they did what?

bell at&t monolopolyOh, the frustration of fighting a bureaucracy, any bureaucracy!

It started out with AT&T installing high-speed fiber optics in our office building. Eventually came a call from AT&T, suggesting that this faster Internet service would be the cat’s meow for me.

After several calls, I relented in late November, hearing that I could keep my same business land line telephone numbers. Previously, I had my telephone and Internet service with Windstream Business, and had been happy with that service for about five years or more. The good part: the monthly charges from Windstream were about half what the previous AT&T service was. The new AT&T service would be only about $20 more a month for phone and faster Internet. It sounded too good to be true.

Come to find out, it was.

The AT&T technician installed a new router for my Internet on December 1. Little did I know then that that was only for the Universe Internet service, and did not include the land lines.

The first indication that something was amiss happened about December 21. Someone sent me an email message that my main telephone number was out. The recording told them that calling this number “was not permitted.” Meanwhile, a second land line rollover number was still working. Though I called AT&T about the “dead” line, nothing happened.

Coming back to the office after the Christmas holidays, about December 28, I could not dial out or get calls on the second line. It was out, too. Something bad was amiss.

Frustration-Time ChartFirst I called the AT&T rep who had sold me on the new service. That is, I tried to call him. He was “no longer with the company.” So began a month of calls first to AT&T, eventually learning that Windstream had not transported the old lines over to AT&T. Seems it was “the other guy,” not their problem. Neither AT&T nor Windstream were taking any initiative.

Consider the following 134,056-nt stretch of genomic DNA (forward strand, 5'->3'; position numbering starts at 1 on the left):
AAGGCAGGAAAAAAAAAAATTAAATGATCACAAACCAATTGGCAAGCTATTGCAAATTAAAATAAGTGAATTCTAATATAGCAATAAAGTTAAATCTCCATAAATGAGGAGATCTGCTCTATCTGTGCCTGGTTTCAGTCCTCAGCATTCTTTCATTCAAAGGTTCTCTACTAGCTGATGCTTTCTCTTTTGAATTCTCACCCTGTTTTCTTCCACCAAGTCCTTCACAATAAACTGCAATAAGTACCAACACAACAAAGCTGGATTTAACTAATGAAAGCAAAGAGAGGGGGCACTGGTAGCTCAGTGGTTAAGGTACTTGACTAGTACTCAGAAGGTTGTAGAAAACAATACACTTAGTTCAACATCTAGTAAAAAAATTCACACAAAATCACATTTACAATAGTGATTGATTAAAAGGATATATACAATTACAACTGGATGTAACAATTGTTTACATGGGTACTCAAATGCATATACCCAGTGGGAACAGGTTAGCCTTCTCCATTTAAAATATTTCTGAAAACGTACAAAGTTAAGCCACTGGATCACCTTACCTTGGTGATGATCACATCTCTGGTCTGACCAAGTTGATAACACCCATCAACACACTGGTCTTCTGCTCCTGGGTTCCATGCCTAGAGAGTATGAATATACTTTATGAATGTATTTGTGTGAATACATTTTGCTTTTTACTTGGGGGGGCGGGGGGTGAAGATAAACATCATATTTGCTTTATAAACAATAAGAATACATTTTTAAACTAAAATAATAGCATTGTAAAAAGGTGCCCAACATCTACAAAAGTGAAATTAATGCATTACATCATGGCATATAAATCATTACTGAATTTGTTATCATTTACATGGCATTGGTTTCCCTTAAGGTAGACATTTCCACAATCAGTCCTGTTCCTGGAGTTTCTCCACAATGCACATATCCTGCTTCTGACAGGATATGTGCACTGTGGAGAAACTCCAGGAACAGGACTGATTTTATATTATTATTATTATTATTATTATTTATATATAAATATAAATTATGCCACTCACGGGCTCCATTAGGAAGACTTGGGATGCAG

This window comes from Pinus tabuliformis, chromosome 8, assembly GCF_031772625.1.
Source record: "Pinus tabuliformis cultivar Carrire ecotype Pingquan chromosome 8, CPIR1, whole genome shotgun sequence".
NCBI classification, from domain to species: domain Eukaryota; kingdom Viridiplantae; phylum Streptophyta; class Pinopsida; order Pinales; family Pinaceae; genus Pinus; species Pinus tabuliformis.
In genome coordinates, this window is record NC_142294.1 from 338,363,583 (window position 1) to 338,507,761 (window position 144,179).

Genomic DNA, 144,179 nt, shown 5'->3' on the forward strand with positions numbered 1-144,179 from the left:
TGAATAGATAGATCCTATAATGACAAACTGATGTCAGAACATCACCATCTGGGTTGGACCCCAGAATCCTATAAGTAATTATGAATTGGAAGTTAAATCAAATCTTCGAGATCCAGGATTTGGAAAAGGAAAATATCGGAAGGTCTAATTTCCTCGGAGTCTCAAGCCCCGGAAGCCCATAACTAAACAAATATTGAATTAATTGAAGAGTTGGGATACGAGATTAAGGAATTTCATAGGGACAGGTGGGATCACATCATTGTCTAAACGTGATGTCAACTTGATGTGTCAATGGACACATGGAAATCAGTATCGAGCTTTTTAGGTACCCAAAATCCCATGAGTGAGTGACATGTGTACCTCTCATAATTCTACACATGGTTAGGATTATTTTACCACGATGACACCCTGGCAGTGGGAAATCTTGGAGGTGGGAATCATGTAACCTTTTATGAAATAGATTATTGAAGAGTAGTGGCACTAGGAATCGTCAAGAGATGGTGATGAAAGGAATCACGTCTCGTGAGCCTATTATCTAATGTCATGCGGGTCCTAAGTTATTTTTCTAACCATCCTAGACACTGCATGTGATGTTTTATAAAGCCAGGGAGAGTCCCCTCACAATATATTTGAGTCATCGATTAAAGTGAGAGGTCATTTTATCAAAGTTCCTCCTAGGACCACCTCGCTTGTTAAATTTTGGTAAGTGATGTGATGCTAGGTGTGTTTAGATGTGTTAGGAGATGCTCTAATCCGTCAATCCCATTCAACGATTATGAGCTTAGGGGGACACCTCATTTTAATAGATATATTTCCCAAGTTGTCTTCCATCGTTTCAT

The most frustration came when trying to get someone who could recognize the problem at AT&T. When calling them, you get three tones announcing you are at AT&T, then have to input your telephone number. When I did that, AT&T didn’t recognize the old number, and I was told to call back later. “Thank you for calling AT&T,” they said. Then the line went dead. That was galling.

Meanwhile I was using a cell phone, something I seldom do, and was not having an easy time of it. And no one knew that cell number, so I got no business calls. A few people called my wife at home, and I called them back. Dead quiet on calls coming in. It was a different feeling.

That went on for over a month. I apologize to anyone trying then to call me at the office.

Eventually, I gave up on having AT&T service. No one seemed to want to help me. By then Windstream told me that they could no longer provide Internet to my area, though they could provide land line phones, since I was a previous customer.

On January 21 an AT&T technician came to activate the land line. Then I had to wait six days (including the snow day of last Friday) for a Windstream technician to come in and give me my old numbers back. That happened Wednesday, more than a month since the land lines went out. Only then was I back with my regular office phones.

It’s been frustrating fighting bureaucracy. So far I haven’t heard a cat meow around here.

You can probably tell me your own frustrations when battling the many bureaucracies.

Editor's note: This story first published at
Elliott Brack

Elliott Brack

Elliott Brack is a native Georgian and veteran newspaperman. He published the weekly Wayne County Press for 12 years; was for 13 years the vice president and general manager of Gwinnett Daily News, and for 13 years was associate publisher of the Gwinnett section of The Atlanta Journal and Constitution. He now publishes, in retirement, Web sites on Gwinnett County,, and Georgia news,